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History of the Ford Model A

Henry Ford was always convinced that people should satisfy themselves with nothing more than a good, simple and economical car. At the price of great efforts, his inner circle finally succeed in eroding his stubbornness and, in May 1927, after having produced more than 15,000,000 Model T's since 1908, Ford closes his plants for many months in order to retool his assembly lines for the production of his next legend: the Model A. The latter will ultimately be produced in 5,000,000 copies between 1928 and 1931. This new miracle is equally attributable to Henry and his son Edsel. Henry will dedicate himself to the mechanical aspects and Edsel will bring a whole new look to the people's car. Whereas the Model T was nicknamed Tin Lizzie, the Model A will be known as the Baby Lincoln.

No new automobile has ever been so expected in History. The competition sharply felt the hurt of this waiting period (as much as tens of thousands of Ford employees which were temporarily laid off) since many were putting off their purchase of a new car in order to see what Henry was going to pull out of his hat this time.


When the New Ford is unveiled in December of 1927, riots occur in a few cities. 25,000,000 Americans (more than one out of every five man, woman and child in the U.S.A.) literally assault Ford showrooms in the space of only one week!

A fresh jaunty look, sparkling performances, easy drivability and a low price all contribute to half a million sales on the spot!

Ford easily retakes first place in sales,


Compared to the Model T, technical improvements are numerous although certain anachronisms persist. For example, the  Conestoga-wagon transverse semi-elliptical suspension is kept.

On the other hand, a water pump, an oil pump and hydraulic shock absorbers are added. The 2-speed planetary transmission is replaced by a modern 3-speed gear box. But since it is not synchronized, the driver must now master the
double-clutching technique.

Moreover, the carburetor is gravity fed, eliminating the need for a fuel pump. Since the gas tank is now immediately behind the rudimentary instrument panel, it is now possible to determine the fuel level by peering through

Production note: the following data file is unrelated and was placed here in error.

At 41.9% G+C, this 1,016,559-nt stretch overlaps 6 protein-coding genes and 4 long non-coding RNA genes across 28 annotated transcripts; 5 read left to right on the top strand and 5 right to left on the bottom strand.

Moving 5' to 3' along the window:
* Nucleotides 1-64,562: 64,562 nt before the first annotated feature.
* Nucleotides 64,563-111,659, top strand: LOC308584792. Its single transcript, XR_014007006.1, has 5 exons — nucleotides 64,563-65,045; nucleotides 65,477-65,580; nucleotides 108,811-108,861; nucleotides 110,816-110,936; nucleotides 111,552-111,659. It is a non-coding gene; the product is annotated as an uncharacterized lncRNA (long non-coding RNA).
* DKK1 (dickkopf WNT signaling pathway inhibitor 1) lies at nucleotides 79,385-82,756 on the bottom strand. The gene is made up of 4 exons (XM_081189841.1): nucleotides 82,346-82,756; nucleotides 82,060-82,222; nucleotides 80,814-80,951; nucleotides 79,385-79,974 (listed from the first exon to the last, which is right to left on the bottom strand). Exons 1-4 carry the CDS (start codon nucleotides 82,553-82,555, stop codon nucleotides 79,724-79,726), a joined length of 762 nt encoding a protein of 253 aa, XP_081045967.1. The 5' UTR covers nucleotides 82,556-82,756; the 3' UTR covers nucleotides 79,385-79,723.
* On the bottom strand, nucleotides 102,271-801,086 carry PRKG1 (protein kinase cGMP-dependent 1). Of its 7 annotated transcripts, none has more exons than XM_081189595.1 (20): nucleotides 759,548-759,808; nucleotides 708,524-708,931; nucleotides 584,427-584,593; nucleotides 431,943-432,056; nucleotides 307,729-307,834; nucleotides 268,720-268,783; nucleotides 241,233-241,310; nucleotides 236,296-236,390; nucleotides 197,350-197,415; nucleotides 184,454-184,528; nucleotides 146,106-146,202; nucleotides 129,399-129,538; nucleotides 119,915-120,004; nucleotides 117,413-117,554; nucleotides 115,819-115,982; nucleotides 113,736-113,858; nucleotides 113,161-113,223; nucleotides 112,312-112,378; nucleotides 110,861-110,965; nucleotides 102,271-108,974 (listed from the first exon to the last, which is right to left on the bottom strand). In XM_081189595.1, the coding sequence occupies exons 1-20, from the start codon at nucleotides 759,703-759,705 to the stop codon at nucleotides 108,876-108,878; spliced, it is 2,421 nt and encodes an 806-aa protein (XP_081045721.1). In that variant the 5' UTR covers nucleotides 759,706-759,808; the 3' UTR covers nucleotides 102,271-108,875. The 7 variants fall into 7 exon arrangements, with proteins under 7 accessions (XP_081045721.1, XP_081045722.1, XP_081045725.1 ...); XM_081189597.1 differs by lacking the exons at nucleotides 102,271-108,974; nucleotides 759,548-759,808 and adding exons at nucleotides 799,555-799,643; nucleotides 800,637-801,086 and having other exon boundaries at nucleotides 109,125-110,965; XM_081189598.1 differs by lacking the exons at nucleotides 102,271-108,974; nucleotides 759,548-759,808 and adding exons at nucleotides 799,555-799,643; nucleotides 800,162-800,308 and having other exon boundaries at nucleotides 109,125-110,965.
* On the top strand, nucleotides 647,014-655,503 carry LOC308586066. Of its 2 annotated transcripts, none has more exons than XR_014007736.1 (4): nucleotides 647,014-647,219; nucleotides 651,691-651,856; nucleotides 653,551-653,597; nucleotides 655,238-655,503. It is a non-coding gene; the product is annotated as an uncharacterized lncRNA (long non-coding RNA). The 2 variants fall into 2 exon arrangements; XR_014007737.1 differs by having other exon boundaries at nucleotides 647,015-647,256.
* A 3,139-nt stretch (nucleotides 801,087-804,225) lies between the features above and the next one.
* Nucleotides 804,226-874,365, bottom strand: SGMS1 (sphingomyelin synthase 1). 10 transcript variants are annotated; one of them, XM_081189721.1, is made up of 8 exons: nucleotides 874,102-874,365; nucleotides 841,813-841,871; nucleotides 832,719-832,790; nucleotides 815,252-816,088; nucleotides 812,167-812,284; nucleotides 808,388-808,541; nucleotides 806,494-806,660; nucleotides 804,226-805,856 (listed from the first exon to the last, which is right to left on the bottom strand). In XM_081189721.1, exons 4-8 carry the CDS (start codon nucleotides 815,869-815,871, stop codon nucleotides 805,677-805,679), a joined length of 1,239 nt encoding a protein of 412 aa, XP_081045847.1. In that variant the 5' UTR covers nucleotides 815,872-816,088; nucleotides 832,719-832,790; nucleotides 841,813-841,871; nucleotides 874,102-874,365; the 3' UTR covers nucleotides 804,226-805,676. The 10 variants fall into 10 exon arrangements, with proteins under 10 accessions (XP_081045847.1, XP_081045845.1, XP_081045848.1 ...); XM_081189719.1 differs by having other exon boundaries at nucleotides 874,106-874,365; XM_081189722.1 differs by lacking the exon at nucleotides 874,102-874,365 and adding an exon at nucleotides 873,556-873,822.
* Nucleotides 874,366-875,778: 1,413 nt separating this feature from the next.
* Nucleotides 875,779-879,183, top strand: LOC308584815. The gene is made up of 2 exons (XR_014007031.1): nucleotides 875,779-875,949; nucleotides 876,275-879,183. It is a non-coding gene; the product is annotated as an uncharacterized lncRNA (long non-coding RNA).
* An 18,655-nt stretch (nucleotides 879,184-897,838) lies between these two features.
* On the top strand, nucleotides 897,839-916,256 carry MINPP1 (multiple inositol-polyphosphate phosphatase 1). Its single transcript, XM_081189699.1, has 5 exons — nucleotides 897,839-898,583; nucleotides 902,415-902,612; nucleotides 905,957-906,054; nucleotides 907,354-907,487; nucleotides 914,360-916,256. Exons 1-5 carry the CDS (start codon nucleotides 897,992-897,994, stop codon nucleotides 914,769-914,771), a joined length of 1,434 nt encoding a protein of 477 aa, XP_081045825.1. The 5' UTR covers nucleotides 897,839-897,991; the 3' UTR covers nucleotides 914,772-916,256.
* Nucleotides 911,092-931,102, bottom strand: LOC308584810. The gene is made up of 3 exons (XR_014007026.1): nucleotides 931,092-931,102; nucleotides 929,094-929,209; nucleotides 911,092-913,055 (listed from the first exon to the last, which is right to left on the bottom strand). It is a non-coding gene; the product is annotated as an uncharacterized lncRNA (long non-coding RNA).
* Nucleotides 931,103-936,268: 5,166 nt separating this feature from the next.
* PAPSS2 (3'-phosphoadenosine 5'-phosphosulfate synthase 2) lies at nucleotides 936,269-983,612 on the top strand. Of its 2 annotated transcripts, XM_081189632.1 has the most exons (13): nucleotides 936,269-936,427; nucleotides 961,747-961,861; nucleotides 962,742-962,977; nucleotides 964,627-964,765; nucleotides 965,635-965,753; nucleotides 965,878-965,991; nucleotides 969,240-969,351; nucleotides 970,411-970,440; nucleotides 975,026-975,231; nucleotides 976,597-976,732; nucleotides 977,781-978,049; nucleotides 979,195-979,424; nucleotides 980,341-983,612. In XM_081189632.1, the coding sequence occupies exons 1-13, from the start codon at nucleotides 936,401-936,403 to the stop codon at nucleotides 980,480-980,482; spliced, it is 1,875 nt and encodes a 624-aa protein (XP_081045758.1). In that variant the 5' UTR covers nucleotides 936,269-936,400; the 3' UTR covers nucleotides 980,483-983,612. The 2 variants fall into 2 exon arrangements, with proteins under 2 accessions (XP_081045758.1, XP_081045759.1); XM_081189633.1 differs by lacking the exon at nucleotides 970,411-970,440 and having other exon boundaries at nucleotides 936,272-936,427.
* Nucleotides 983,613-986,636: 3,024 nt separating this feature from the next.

a small port-hole.

Brakes are now on all 4 wheels and are actuated by steel rods. Henry will insist that his brakes remain mechanical all through the 1930s even though all his
competitors have adopted the hydraulic system. He took satisfaction in explaining that a single small leak could incapacitate the entire hydraulic system. But have you ever seen all 4 rods from a mechanical system break at the same time? He will relent only in 1939 after years of supplications from Edsel.


The engine is a 4 cylinder affair of 200.5 cubic inch,
producing 40 horsepower. A comfortable cruising
speed is 40-45 miles an hour and a top speed of 65
miles an hour can be reached. Compression ratio has
been expressely kept low (4:22 / 1). Of course, this
low ratio lowers horsepower output and speed but, on
the other hand, allows the use of lower grade fuels
even if de-carbonization of cylinder heads isn't
performed regularly. Longevity, dependability and
simplicity were more important to Ford than performances.

Wheelbase is 103.5 inches. Track is 56 inches. Weight varies from 2,050 to 2,386 pounds depending on the model.

In 1930, the appearance of the Model A is refreshed. The grill is higher as well as the hood line. The front fender curve is more graceful. Wheel diameter is reduced from 21 inches to 19 inches.

At the end of WWII, the Model A will become the unchallenged queen of the vintage car scene. This brief moment in
automobile history (1928-1931) will generate the largest gathering of enthusiasm around a single model that no other has ever equalled since. Two gigantic Clubs and an entire spare part industry see the light of day. The abundance and ease with which technical information and new or refurbished parts can be found have made the Model A the easiest vintage car to buy, understand and maintain. One could even be able to assemble a completely new Model A from all the new parts that can be found on the market today! However, assembling the 6,800 distinct items to do so could well run over $50,000.

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